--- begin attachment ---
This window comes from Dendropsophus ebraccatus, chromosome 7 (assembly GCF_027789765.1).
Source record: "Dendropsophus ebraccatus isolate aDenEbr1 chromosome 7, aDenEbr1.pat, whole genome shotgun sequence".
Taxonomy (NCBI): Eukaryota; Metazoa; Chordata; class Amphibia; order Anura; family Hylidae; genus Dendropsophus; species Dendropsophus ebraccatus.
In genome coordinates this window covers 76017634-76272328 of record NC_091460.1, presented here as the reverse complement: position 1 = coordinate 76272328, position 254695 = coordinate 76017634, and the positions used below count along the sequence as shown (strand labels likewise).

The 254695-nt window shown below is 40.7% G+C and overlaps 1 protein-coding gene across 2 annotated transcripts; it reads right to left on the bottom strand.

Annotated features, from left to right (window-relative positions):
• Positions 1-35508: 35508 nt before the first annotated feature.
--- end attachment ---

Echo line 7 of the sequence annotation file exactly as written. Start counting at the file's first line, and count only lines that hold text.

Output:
• Positions 1-35508: 35508 nt before the first annotated feature.